ANTAREX, an EU-funded project, used the Marconi supercomputer to accelerate drug discovery.

The Zika virus became globally known in 2015 when it outbreak in Brazil, quickly spreading to other parts of South and North America, as well as other regions worldwide. The virus is responsible for neurological complications such as the Guillain-Barré syndrome, neuropathy and myelitis in adults and children. Zika virus infection during pregnancy can cause microcephaly or other congenital anomalies, but also complications such as fetal loss, stillbirth, and preterm birth.

In the Zika case study, the ANTAREX (AutoTuning and Adaptivity appRoach for Energy efficient eXascale HPC systems) team identified 26 binding sites from the crystal structures of five Zika proteins: NS5, NS1, NS2B/NS3, NS3 and the envelope protein. A total of 1.2 billion molecules were tested via computer simulation on 1 million computational threads available through the Marconi supercomputer.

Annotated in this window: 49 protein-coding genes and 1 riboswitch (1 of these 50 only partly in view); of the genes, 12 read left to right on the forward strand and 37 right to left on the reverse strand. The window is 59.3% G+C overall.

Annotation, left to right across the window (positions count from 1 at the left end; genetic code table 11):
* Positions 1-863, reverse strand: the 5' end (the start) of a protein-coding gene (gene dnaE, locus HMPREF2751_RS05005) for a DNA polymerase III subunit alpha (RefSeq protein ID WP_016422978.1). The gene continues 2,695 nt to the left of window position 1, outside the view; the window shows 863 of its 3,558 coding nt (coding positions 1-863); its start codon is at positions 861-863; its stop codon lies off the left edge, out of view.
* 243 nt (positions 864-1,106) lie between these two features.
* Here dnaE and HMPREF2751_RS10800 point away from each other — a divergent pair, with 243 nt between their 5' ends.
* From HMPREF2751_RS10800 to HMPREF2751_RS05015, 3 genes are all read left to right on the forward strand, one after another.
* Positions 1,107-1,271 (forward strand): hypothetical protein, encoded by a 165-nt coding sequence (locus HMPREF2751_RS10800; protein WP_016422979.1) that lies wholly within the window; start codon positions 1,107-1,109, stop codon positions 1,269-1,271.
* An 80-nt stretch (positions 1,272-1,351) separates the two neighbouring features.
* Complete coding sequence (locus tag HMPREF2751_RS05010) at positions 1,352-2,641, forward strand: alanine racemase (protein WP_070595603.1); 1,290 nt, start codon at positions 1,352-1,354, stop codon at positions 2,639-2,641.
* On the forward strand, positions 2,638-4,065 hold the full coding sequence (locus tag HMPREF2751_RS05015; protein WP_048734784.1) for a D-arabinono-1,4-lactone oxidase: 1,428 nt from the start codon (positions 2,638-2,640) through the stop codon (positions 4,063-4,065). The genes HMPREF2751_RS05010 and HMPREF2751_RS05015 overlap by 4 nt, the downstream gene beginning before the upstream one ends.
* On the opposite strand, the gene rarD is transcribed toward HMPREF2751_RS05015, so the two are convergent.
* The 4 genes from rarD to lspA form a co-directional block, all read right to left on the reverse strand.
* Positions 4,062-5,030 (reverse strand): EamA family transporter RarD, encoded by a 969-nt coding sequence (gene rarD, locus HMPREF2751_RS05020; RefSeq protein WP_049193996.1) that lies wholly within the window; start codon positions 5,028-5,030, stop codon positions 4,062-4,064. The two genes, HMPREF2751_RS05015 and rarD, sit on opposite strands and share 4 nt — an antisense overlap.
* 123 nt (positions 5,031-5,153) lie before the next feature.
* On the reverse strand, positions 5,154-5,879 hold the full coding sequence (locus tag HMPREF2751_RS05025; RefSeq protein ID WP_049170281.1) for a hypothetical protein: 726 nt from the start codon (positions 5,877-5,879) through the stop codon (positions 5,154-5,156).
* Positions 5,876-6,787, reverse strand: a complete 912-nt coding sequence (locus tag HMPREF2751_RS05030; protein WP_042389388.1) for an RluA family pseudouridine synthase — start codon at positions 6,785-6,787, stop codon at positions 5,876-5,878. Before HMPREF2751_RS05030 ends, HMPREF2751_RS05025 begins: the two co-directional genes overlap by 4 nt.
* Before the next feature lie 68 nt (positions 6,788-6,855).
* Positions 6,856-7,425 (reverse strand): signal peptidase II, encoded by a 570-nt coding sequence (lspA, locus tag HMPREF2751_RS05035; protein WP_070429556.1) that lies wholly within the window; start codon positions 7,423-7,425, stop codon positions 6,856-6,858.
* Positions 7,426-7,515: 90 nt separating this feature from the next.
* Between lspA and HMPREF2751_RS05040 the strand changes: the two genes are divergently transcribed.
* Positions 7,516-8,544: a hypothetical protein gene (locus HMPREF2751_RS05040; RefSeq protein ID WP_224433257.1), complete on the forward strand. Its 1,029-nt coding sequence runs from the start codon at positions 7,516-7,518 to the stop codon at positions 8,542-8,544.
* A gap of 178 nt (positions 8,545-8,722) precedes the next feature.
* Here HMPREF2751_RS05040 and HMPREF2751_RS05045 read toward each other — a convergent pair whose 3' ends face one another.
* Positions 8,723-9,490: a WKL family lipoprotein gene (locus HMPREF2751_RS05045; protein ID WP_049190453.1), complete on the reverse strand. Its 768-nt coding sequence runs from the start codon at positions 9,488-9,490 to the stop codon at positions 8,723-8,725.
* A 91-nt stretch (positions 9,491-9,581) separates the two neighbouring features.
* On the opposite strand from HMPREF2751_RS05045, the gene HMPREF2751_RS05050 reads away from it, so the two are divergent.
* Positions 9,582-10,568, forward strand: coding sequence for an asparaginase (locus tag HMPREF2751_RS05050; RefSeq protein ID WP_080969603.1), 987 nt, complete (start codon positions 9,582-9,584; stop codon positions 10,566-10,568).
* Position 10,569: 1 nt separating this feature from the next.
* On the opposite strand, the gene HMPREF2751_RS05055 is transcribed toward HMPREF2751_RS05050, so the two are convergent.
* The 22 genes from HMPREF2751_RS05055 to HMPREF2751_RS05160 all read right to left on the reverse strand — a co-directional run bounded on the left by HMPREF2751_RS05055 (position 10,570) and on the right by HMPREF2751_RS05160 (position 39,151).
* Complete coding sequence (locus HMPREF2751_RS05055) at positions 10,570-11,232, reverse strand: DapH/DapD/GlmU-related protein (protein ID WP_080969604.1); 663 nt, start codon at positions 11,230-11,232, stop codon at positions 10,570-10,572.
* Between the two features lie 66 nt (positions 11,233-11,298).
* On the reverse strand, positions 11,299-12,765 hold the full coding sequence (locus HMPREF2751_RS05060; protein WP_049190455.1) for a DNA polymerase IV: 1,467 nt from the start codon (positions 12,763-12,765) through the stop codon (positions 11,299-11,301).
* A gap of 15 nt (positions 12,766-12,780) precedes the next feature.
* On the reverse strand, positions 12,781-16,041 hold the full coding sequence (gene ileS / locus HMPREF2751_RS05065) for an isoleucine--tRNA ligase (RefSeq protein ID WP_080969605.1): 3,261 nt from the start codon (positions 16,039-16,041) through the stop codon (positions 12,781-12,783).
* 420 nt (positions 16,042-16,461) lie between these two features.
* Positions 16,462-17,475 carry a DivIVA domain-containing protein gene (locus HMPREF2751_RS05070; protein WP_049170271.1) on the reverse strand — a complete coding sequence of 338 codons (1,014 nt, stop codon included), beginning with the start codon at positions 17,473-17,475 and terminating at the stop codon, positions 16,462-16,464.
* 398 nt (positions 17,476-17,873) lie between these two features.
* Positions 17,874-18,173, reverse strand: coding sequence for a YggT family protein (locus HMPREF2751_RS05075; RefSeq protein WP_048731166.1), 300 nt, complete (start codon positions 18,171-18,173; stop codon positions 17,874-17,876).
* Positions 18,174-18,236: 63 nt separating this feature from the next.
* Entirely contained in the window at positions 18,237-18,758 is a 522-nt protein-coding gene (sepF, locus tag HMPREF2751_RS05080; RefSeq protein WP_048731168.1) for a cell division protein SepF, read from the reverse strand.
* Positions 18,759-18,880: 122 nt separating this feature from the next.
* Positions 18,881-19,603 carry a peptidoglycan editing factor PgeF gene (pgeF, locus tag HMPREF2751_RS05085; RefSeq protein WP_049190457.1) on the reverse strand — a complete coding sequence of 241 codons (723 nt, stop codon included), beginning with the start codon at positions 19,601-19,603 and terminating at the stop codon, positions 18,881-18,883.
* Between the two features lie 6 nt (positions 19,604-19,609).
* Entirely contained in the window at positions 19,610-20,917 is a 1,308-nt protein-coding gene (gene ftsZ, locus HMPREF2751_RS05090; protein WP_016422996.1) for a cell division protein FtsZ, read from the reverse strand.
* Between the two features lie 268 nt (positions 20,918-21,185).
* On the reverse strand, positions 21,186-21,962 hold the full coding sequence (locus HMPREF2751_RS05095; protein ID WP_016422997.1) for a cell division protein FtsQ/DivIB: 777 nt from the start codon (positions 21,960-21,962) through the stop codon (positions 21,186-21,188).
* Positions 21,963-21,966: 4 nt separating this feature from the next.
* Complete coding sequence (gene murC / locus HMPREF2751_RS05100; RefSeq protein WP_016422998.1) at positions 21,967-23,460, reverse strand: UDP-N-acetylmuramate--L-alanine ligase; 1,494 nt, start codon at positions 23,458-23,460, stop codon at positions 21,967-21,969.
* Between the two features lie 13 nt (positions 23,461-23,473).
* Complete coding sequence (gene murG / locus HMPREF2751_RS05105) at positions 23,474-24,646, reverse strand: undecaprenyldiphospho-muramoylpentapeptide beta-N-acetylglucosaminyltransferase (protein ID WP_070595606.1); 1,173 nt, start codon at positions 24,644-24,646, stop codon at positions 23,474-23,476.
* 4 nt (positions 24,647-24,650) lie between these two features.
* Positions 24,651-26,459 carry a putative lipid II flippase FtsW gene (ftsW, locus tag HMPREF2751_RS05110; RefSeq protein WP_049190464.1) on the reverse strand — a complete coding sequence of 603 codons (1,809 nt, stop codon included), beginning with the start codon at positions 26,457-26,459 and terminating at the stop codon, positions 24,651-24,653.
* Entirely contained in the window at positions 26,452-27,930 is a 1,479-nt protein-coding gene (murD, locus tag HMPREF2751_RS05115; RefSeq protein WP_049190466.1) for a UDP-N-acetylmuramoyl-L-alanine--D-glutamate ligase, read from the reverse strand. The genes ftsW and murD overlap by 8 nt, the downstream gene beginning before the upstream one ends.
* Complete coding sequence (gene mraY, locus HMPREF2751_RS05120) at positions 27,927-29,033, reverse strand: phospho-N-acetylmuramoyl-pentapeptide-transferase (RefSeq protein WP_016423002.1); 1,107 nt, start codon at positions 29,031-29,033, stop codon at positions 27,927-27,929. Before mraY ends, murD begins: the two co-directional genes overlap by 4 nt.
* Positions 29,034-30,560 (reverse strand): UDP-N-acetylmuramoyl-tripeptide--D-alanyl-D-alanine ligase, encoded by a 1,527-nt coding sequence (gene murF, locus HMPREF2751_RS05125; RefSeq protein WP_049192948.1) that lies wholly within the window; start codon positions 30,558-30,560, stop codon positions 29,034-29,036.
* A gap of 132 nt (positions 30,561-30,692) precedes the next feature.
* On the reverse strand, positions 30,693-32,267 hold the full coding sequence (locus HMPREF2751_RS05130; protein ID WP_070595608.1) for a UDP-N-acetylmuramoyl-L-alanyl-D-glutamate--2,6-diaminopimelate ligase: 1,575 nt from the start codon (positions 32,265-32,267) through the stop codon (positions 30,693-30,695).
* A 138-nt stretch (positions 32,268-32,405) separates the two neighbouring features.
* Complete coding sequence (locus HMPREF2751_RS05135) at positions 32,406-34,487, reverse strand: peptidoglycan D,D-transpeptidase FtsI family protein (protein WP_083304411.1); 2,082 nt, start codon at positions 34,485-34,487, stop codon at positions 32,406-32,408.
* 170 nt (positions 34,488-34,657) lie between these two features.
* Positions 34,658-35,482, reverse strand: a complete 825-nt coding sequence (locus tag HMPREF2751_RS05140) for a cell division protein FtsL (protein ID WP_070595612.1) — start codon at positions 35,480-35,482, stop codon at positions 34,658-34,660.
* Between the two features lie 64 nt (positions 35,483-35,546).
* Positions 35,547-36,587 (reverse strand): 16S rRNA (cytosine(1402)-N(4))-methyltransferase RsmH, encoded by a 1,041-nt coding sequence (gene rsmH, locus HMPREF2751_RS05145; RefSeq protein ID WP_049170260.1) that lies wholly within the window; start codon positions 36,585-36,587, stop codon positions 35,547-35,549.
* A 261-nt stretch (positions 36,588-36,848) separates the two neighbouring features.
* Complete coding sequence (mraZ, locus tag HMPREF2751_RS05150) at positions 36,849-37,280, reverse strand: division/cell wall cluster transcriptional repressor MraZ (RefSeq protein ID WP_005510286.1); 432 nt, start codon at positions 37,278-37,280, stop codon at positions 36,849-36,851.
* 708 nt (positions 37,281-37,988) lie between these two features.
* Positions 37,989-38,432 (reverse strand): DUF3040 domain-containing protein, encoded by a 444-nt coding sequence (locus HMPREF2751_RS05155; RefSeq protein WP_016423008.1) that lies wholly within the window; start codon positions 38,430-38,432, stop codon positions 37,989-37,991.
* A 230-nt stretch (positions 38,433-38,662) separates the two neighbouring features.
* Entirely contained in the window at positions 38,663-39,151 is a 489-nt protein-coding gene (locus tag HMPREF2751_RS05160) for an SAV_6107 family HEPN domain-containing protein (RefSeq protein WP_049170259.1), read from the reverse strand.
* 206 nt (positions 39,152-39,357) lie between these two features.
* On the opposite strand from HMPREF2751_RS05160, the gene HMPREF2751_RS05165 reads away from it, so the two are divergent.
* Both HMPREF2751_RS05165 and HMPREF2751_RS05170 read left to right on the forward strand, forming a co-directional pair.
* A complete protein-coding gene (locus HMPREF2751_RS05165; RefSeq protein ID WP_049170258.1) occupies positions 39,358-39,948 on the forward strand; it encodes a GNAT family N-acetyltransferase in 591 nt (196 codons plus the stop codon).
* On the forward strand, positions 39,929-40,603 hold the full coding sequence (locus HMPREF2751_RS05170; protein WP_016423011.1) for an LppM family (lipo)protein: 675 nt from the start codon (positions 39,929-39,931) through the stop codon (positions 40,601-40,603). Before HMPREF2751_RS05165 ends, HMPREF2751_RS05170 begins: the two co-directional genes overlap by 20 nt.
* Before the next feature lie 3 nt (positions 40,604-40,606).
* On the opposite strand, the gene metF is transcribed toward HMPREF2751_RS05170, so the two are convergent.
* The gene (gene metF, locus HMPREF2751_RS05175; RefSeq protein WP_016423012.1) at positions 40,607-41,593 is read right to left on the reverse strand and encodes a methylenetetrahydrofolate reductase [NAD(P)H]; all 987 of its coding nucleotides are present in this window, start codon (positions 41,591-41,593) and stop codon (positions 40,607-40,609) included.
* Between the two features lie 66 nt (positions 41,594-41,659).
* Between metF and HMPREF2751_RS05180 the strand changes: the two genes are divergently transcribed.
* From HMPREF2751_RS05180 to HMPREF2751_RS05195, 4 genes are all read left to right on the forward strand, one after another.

The focus of the experiment was on molecular docking, an increasingly important tool for drug discovery. The team identified the most druggable site on Zika’s proteome. Ultra-fast molecular docking was performed in parallel on all binding sites and the best conformation was identified on each site. The best molecule identified in the experiment is predicted to bind and potentially inhibit three out of seven Zika protein domains ranked on their multitarget activity: the NS5 polymerase and methyltransferase sites and the NS3 elicase site.

For more details, read the article Faster drug discovery to fight the Zika virus on CORDIS.

Versions in English, German, Spanish, French, Italian and Polish are available

More information:

ANTAREX project website
ANTAREX4ZIKA project web page